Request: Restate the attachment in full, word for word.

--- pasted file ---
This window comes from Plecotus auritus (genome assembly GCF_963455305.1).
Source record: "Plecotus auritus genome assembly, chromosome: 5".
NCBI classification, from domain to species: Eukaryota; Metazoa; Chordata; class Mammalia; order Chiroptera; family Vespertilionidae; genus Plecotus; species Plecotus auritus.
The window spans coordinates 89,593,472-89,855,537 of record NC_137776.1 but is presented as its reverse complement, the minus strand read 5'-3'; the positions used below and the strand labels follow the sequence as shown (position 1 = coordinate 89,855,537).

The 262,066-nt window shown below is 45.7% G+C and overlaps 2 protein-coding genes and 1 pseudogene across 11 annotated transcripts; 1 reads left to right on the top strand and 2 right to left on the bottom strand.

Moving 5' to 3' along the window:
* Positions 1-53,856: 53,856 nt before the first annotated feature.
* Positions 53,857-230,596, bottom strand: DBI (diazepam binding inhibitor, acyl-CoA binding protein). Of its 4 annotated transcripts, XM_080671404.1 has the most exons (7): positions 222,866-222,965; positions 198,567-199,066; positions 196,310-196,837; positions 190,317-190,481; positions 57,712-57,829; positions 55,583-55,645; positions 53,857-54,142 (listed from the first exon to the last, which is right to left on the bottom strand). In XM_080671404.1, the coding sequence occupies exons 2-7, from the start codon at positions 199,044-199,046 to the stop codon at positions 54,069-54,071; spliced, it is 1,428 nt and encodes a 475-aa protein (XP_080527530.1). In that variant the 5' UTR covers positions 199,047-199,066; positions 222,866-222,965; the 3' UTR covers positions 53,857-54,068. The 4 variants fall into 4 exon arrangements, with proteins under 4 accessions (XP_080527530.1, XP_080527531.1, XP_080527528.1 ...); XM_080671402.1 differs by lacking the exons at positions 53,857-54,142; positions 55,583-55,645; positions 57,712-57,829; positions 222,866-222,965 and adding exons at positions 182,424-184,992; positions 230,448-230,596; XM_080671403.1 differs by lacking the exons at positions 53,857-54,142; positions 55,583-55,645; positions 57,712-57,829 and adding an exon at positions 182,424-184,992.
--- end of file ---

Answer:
This window comes from Plecotus auritus (genome assembly GCF_963455305.1).
Source record: "Plecotus auritus genome assembly, chromosome: 5".
NCBI classification, from domain to species: Eukaryota; Metazoa; Chordata; class Mammalia; order Chiroptera; family Vespertilionidae; genus Plecotus; species Plecotus auritus.
The window spans coordinates 89,593,472-89,855,537 of record NC_137776.1 but is presented as its reverse complement, the minus strand read 5'-3'; the positions used below and the strand labels follow the sequence as shown (position 1 = coordinate 89,855,537).

The 262,066-nt window shown below is 45.7% G+C and overlaps 2 protein-coding genes and 1 pseudogene across 11 annotated transcripts; 1 reads left to right on the top strand and 2 right to left on the bottom strand.

Moving 5' to 3' along the window:
* Positions 1-53,856: 53,856 nt before the first annotated feature.
* Positions 53,857-230,596, bottom strand: DBI (diazepam binding inhibitor, acyl-CoA binding protein). Of its 4 annotated transcripts, XM_080671404.1 has the most exons (7): positions 222,866-222,965; positions 198,567-199,066; positions 196,310-196,837; positions 190,317-190,481; positions 57,712-57,829; positions 55,583-55,645; positions 53,857-54,142 (listed from the first exon to the last, which is right to left on the bottom strand). In XM_080671404.1, the coding sequence occupies exons 2-7, from the start codon at positions 199,044-199,046 to the stop codon at positions 54,069-54,071; spliced, it is 1,428 nt and encodes a 475-aa protein (XP_080527530.1). In that variant the 5' UTR covers positions 199,047-199,066; positions 222,866-222,965; the 3' UTR covers positions 53,857-54,068. The 4 variants fall into 4 exon arrangements, with proteins under 4 accessions (XP_080527530.1, XP_080527531.1, XP_080527528.1 ...); XM_080671402.1 differs by lacking the exons at positions 53,857-54,142; positions 55,583-55,645; positions 57,712-57,829; positions 222,866-222,965 and adding exons at positions 182,424-184,992; positions 230,448-230,596; XM_080671403.1 differs by lacking the exons at positions 53,857-54,142; positions 55,583-55,645; positions 57,712-57,829 and adding an exon at positions 182,424-184,992.